A restored Sherlock Holmes will be screened at the 2015 San Francisco Film Festival in May. Perhaps the renewed attention will restore some of the fame that Gillette thrived on in another time and place.

18 Responses Elementary, My Dear . . . Well, You Know the Rest
Posted By Marjorie Birch : October 6, 2014 2:41 pm

I believe Mark Twain borrowed some elements of the Sherlock Holmes persona for “Tom Sawyer, Detective” an “Puddenheaded Wilson.”

Posted By robbushblog : October 6, 2014 3:09 pm

I just found out that Gillette also had a home in Tryon, NC, very close to where my mother grew up. I will have to track it down the next time I go to visit my aunt in Forest City.

Posted By LD : October 6, 2014 4:35 pm

Susan, when I first started reading your post William Gillette’s name sounded familiar. Then it dawned on me-pipe and deerstalker cap! Years ago I read all of Sir Arthur Conan Doyle’s Sherlock Holmes stories and was also a big fan of the PBS series with Jeremy Brett. Rathbone and Brett remain my two favorite actors in the role. For several years in autumn I would read “The Hound of the Baskervilles. At some point I read about Gillette and his contributions to Holmes’ image on stage. It’s been a while since I have revisited Holmes and Watson and I hope that the 1916 restored version will be accessible to all of us before too long.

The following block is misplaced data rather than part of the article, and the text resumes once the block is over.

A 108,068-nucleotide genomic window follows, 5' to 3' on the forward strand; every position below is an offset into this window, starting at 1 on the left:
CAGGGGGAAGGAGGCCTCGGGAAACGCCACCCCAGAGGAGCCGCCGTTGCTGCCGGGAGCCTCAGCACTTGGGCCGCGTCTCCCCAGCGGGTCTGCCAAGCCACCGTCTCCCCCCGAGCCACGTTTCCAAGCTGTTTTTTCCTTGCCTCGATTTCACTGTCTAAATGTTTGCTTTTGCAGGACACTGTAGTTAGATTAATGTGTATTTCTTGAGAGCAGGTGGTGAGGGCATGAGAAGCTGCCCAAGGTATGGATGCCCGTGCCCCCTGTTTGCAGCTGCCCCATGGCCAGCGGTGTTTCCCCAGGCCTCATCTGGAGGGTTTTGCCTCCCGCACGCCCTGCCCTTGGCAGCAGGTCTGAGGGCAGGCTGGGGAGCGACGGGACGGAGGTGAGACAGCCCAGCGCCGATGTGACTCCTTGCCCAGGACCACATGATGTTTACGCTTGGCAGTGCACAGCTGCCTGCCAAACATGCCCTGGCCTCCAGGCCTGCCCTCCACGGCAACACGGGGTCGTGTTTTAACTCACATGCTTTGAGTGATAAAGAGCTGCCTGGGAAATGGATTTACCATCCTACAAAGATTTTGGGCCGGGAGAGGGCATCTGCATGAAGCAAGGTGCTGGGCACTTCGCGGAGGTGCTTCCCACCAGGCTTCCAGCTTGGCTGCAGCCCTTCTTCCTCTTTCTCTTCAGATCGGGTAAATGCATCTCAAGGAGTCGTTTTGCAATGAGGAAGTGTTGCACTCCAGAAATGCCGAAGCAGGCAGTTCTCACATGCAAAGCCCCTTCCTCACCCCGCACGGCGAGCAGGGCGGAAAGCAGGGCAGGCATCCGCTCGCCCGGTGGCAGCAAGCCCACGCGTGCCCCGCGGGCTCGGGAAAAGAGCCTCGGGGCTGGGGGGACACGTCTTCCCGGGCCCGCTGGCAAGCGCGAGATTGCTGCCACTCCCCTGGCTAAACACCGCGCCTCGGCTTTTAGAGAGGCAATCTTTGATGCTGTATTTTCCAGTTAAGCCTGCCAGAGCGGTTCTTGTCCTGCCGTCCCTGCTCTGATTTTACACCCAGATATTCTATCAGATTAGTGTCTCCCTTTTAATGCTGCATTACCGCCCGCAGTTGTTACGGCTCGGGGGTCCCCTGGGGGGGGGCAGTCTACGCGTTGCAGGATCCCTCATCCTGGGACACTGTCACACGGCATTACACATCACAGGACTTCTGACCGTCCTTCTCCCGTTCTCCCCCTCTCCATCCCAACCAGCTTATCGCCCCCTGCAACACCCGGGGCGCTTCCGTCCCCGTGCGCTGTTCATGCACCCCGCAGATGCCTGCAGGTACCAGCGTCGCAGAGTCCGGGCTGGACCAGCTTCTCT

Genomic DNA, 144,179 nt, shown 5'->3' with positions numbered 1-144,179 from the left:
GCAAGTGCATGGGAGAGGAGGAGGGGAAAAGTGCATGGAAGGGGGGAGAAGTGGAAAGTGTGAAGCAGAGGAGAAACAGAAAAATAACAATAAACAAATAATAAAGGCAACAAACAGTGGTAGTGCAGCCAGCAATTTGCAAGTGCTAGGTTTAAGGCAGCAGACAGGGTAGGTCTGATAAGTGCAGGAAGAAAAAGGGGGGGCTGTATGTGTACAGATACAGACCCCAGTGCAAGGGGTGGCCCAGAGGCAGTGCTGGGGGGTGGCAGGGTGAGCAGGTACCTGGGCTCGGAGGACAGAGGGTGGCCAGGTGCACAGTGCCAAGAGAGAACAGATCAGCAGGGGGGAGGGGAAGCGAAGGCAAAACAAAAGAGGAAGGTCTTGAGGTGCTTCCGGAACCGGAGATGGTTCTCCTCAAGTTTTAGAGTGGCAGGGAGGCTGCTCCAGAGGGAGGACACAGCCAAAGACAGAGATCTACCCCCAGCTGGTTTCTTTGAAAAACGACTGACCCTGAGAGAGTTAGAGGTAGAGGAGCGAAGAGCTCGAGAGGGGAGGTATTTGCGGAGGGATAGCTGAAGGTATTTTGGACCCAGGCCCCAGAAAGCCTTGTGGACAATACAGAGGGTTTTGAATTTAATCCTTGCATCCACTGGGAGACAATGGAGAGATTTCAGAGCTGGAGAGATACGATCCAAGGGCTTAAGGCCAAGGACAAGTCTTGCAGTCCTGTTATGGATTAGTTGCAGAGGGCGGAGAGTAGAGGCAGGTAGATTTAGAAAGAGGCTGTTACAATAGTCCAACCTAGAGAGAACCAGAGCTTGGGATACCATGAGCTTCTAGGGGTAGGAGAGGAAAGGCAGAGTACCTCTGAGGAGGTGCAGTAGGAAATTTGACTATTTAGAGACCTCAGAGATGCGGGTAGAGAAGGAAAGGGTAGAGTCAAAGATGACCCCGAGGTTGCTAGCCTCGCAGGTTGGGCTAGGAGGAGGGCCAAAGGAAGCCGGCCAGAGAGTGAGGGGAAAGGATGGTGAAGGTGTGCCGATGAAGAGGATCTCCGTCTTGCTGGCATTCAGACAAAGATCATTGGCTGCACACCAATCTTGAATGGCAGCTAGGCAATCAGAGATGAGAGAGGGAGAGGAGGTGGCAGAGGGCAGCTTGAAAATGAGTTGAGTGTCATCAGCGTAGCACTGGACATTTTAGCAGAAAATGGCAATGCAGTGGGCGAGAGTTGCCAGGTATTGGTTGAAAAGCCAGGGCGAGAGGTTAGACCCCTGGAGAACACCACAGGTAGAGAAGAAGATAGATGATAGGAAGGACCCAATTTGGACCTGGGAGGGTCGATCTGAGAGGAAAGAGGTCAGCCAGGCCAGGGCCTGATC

Posted By Jack Favell : October 6, 2014 4:37 pm

This is fantastic news! Gillette castle here in Connecticut is open to visitors during the summer and is filled to the brim with memorabilia and contraptions that he invented. It’s a remarkable place, part intimate lodge, part grandiose castle, and well worth the visit if you are in the area. I’ve spent many a pleasurable day inside it’s magical walls. There are trails leading to and from the castle, and boat rides on the CT. river that bring you right to the shore of the estate. The view of the CT. river is unbelievable!

Posted By Susan Doll : October 6, 2014 5:39 pm

Rob: From what I understand, the home in NC was his home prior to building the one in Connecticut. According to Internet sources, it is now a private residence on private property.